Whom Shall I Fear?

The one who goes before me, the one who stands behind is a reference to God leading Israel out of Egypt and through the wilderness. He fought their battles for them; He defeated their enemies. God took a group of slaves without weapons or resources and made them a nation, in much the same way as Christians in 1 Peter.  The one who reigns forever, he is a friend of mine should not be taken tritely. The maker of heaven and earth, the creator God that has ordained the events of history and in whose image we are made has called us his friends. Jesus told the disciples he was more than their master; they were his brothers in the faith and ultimately his friends.

Whom shall I fear? What is there to be afraid of? The people we worry about offending are created in the image of God but remain under his judgement unless they hear the Gospel and repent. “How then will they call on him in whom they have not believed? And how are they to believe in him of whom they have never heard? And how are they to hear without someone preaching?” (Rom 10:14) Sometimes people respond with arguments as if there is a debate to be won. We don’t have to win the debate. Arguing with the umpire about where the strike zone is will not change his call. The rules of the game were decided before hand and are not being made up as the it goes along. So it is with life. Heaven and hell are real places and God has decreed the standard or admittance. What are we afraid of? “And do not fear those who kill the body but cannot kill the soul. Rather fear him who can destroy both soul and body in hell.” (Matt 10:28)

God created the heavens and the earth, and all that lives on it. He establishes kings and kingdoms; Jesus told Pilate he would have no authority at all unless it was given to him by his Father. Noah, Moses, Joshua, Rahab, Gideon, Mary, Simon Peter etc. were not super saints with some extraordinary ability. Each person in the Bible that did anything for God was a mortal man or woman that acted in faith and God used. When God asked who he could send Isaiah responded “Here I am, send me.” We should say the same thing each day. The fields are white unto harvest; send me. There are hungry children starving in Africa; send me. There are hungry children and elderly Americans starving right here; send me. All around us people are hurting, searching, working themselves to death to obtain junk that will turn to dust, empty in their souls and ignorant of the Gospel. Send me, send my family, send my church.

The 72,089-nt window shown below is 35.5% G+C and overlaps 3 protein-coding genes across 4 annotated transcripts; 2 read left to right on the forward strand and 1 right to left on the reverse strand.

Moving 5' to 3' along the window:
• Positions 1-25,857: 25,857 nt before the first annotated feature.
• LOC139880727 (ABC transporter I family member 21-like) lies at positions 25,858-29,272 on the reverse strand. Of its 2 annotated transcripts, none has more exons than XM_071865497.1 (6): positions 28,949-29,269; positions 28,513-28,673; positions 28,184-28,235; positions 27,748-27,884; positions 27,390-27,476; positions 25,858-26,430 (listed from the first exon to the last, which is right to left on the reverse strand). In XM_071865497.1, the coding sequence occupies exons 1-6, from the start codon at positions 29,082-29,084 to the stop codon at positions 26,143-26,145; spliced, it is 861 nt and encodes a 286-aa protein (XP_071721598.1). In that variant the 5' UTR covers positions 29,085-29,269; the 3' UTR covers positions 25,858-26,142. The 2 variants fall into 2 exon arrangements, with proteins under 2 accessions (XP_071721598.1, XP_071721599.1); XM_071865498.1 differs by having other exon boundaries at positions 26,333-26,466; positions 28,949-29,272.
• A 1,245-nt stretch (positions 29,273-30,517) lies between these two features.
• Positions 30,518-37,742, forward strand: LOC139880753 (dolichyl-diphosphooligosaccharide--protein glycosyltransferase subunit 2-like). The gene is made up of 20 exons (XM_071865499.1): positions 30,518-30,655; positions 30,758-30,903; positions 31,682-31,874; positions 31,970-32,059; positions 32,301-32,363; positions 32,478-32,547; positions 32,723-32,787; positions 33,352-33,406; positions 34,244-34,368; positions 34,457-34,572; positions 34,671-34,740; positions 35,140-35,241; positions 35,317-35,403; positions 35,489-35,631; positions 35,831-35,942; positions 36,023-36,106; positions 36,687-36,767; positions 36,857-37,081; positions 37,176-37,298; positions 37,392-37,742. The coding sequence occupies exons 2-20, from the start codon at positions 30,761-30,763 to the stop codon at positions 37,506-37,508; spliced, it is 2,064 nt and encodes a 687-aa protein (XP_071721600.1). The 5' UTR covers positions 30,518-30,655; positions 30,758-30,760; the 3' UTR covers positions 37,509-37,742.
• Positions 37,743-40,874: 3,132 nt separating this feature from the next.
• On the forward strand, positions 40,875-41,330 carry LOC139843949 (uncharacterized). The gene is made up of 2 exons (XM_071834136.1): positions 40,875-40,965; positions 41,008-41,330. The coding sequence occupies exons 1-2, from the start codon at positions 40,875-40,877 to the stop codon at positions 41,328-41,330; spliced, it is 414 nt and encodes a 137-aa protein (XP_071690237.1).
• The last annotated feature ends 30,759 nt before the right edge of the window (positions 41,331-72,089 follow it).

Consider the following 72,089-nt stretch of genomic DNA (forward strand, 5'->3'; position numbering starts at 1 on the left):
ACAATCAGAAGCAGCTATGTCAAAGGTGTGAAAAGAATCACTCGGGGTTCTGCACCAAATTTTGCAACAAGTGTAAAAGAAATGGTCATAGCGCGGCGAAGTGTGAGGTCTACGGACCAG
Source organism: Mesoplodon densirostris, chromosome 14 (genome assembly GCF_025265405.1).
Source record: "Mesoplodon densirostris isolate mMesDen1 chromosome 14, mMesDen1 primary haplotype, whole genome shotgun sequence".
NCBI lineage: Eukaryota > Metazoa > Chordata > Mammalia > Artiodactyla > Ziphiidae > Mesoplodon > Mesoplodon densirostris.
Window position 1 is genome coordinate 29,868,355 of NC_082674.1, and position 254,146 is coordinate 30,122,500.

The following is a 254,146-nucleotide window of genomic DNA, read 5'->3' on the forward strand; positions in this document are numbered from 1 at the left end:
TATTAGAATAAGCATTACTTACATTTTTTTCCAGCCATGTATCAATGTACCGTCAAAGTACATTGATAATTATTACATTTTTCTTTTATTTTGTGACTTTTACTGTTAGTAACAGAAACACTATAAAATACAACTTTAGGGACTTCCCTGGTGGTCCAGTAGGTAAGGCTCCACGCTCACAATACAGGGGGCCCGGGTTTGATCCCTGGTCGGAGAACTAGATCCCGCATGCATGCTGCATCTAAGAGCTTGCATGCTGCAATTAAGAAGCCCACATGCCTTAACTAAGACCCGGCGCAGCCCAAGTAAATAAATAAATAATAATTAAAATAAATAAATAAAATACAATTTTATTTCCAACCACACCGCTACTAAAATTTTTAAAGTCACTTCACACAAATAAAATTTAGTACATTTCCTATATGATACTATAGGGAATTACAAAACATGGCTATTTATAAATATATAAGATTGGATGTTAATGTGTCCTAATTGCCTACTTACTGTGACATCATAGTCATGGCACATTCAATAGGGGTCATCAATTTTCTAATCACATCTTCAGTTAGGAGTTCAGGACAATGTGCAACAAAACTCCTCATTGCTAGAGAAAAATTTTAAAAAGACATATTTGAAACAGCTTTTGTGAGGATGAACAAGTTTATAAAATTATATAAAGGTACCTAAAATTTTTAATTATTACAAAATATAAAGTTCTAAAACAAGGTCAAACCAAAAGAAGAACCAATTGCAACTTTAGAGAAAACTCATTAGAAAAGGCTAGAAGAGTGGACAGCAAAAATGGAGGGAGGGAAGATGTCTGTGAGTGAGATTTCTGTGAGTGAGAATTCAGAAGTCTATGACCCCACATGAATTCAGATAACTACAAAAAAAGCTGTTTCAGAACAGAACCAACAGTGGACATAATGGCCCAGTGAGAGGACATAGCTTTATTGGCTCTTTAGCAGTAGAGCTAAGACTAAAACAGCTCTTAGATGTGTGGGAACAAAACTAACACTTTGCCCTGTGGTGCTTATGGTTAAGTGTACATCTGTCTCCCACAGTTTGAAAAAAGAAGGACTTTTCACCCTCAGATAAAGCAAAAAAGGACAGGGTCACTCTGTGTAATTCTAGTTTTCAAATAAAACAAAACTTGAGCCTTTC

Imagine being hired by a couple to babysit. You do not answer to the children you are caring for, but to the parents when they return. In a general sense all people everywhere are God’s children. Are they being cared for? We have an advocate with the Father. He will be with us to the end of the Age. The Holy Spirit dwells in the heart of every believer. He is a friend of mine. Let me ask once more; whom shall I fear?

One Person’s Testimony

oneWe’ve all heard stories of a single vote that decided the fate of an election, or remember the lesson of the Knight Rider: One person can make a difference.  But have you ever been alone in a crowd when it comes to Christian faith?  Even if no one says anything negative, the temptation is to clam up about anything religious, to simply go with the flow.  Can one believer really make a difference? Continue reading

Keep Blowing that Trumpet

In Ezekiel 33, God describes to Ezekiel the role of the watchmen.  If he sees the sword (enemy armies) coming, and blows the trumpet, then each person that hears the warning is responsible for heeding the warning or not.  If the watchmen does not blow the trumpet, then he is responsible for the loss of life. Ezekiel, as the prophet of God, is identified as Israel’s watchmen and encouraged to keep blowing his trumpet.  Figuratively speaking.

By the end of the chapter, God encourages Ezekiel to keep proclaiming the Word even though it seems no one is responding.  Everyone is exciting about coming to listen, but no one actually does what he says.  God actually says it’s like listening to a singer that plays his instrument well; Israel listens, but takes no action.  In the same way, we must keep blowing our trumpet.  Share the Gospel.  Call the lost to repentance.  Invite friends, family and neighbors to church.  Most will not respond.  Some will politely decline, a few will “think about” or say they will try.  A few people will speak up and discourage us.  In our changing culture, you may encounter active protest.  You may be called a bigot, a hater, a hypocrite or be accused of judging.  Keep blowing that trumpet.  If we warn the world that judgement is coming – and Ex 33:33 reminds us it is – then each is responsible for how he or she responds.

Sharing the Gospel is an act of love, not hate.  Warning others that God is a righteous judge is not judging others.  All of us that know that have received the Gospel are called to share it with others.  No matter what happens, keep blowing that trumpet.

If I say to the wicked, O wicked one, you shall surely die, and you do not speak to warn the wicked to turn from his way, that wicked person shall die in his iniquity, but his blood I will require at your hand. But if you warn the wicked to turn from his way, and he does not turn from his way, that person shall die in his iniquity, but you will have delivered your soul.  (Ezekiel 33:8-9 ESV)